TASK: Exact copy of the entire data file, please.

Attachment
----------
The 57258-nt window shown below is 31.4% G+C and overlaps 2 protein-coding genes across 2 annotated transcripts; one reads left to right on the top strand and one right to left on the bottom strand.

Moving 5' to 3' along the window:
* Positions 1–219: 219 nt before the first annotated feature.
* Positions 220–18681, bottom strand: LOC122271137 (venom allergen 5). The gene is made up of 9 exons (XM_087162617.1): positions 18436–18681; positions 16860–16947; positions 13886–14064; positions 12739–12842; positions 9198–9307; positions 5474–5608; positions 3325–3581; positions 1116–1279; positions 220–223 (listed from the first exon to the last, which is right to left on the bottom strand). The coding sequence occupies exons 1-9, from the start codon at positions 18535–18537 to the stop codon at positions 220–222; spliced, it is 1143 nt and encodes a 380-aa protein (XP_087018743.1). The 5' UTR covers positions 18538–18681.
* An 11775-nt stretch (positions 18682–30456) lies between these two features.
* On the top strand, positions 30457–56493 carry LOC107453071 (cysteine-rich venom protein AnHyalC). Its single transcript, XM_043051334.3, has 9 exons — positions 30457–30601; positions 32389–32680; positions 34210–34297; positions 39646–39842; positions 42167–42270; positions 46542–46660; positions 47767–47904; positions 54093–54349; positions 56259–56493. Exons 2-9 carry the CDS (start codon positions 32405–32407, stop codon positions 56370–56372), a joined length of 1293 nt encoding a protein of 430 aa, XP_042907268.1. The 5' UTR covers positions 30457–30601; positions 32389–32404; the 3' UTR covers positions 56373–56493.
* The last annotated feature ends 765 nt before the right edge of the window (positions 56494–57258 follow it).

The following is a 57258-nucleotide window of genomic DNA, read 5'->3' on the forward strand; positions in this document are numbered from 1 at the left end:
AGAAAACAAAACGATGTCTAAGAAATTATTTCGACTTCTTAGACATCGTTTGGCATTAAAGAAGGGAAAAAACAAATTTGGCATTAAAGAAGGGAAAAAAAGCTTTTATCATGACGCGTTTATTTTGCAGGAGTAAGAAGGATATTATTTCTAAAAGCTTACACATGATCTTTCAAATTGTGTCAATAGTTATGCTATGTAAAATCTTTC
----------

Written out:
The 57258-nt window shown below is 31.4% G+C and overlaps 2 protein-coding genes across 2 annotated transcripts; one reads left to right on the top strand and one right to left on the bottom strand.

Moving 5' to 3' along the window:
* Positions 1–219: 219 nt before the first annotated feature.
* Positions 220–18681, bottom strand: LOC122271137 (venom allergen 5). The gene is made up of 9 exons (XM_087162617.1): positions 18436–18681; positions 16860–16947; positions 13886–14064; positions 12739–12842; positions 9198–9307; positions 5474–5608; positions 3325–3581; positions 1116–1279; positions 220–223 (listed from the first exon to the last, which is right to left on the bottom strand). The coding sequence occupies exons 1-9, from the start codon at positions 18535–18537 to the stop codon at positions 220–222; spliced, it is 1143 nt and encodes a 380-aa protein (XP_087018743.1). The 5' UTR covers positions 18538–18681.
* An 11775-nt stretch (positions 18682–30456) lies between these two features.
* On the top strand, positions 30457–56493 carry LOC107453071 (cysteine-rich venom protein AnHyalC). Its single transcript, XM_043051334.3, has 9 exons — positions 30457–30601; positions 32389–32680; positions 34210–34297; positions 39646–39842; positions 42167–42270; positions 46542–46660; positions 47767–47904; positions 54093–54349; positions 56259–56493. Exons 2-9 carry the CDS (start codon positions 32405–32407, stop codon positions 56370–56372), a joined length of 1293 nt encoding a protein of 430 aa, XP_042907268.1. The 5' UTR covers positions 30457–30601; positions 32389–32404; the 3' UTR covers positions 56373–56493.
* The last annotated feature ends 765 nt before the right edge of the window (positions 56494–57258 follow it).

The following is a 57258-nucleotide window of genomic DNA, read 5'->3' on the forward strand; positions in this document are numbered from 1 at the left end:
AGAAAACAAAACGATGTCTAAGAAATTATTTCGACTTCTTAGACATCGTTTGGCATTAAAGAAGGGAAAAAACAAATTTGGCATTAAAGAAGGGAAAAAAAGCTTTTATCATGACGCGTTTATTTTGCAGGAGTAAGAAGGATATTATTTCTAAAAGCTTACACATGATCTTTCAAATTGTGTCAATAGTTATGCTATGTAAAATCTTTC